An Improved Indexing Mechanism to Index Web Documents 2013 5th International Conference on Computational Intelligence and Communication Networks An Improved Indexing Mechanism to Index Web Documents Pooja Mudgil Department of CSE, Banasthali Univ. Rajasthan,

More information

A Comparative Approach to Search Engine Ranking Strategies

A Comparative Approach to Search Engine Ranking Strategies 26 A Comparative Approach to Search Engine Ranking Strategies Dharminder Singh 1, Ashwani Sethi 2 Guru Gobind Singh Collage of Engineering & Technology Guru Kashi University Talwandi Sabo, Bathinda, Punjab

More information

ARTICLE IN PRESS. Complementing search engines with online web mining agents. Filippo Menczer

ARTICLE IN PRESS. Complementing search engines with online web mining agents. Filippo Menczer Decision Support Systems 992 (2002) xxx xxx www.elsevier.com/locate/dsw Complementing search engines with online web mining agents Filippo Menczer Department of Management Sciences, The University of Iowa,

More information

Analysis of Web Archives. Vinay Goel Senior Data Engineer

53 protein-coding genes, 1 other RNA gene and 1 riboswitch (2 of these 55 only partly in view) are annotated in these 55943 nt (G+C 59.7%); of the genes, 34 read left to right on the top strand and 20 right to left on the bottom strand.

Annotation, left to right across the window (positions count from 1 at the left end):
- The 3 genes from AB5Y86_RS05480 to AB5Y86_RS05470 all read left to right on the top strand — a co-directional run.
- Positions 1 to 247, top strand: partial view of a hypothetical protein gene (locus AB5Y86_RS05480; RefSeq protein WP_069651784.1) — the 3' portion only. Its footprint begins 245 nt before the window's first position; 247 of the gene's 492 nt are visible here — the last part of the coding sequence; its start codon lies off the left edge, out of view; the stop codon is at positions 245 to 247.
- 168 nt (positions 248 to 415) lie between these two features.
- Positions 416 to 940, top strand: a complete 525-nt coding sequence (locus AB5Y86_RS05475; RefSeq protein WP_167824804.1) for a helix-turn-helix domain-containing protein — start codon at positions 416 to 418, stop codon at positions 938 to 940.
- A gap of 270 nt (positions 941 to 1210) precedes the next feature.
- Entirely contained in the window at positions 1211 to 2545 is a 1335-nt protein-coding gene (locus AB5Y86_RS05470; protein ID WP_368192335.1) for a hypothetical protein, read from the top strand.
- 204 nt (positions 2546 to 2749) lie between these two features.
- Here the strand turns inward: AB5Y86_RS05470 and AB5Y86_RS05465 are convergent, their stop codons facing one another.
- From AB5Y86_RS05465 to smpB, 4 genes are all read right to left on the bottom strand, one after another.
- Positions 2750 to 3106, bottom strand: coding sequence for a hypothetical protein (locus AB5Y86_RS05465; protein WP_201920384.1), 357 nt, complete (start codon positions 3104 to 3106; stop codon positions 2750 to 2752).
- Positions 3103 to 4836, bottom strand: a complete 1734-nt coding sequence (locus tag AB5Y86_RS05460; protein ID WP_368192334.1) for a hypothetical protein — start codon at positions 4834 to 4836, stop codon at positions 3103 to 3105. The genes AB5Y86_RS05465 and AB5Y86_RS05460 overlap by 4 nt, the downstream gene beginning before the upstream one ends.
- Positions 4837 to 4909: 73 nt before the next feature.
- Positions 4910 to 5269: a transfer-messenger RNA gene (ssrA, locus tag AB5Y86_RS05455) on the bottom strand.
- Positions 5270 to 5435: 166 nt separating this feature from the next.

Analysis of Web Archives. Vinay Goel Senior Data Engineer Analysis of Web Archives Vinay Goel Senior Data Engineer Internet Archive Established in 1996 501(c)(3) non profit organization 20+ PB (compressed) of publicly accessible archival material Technology partner

More information

High-performance metadata indexing and search in petascale data storage systems

High-performance metadata indexing and search in petascale data storage systems High-performance metadata indexing and search in petascale data storage systems A W Leung, M Shao, T Bisson, S Pasupathy and E L Miller Storage Systems Research Center, University of California, Santa

More information

Concept of Cache in web proxies

Concept of Cache in web proxies Concept of Cache in web proxies Chan Kit Wai and Somasundaram Meiyappan 1. Introduction Caching is an effective performance enhancing technique that has been used in computer systems for decades. However,

More information

Web Browsing Quality of Experience Score

Web Browsing Quality of Experience Score Web Browsing Quality of Experience Score A Sandvine Technology Showcase Contents Executive Summary... 1 Introduction to Web QoE... 2 Sandvine s Web Browsing QoE Metric... 3 Maintaining a Web Page Library...

More information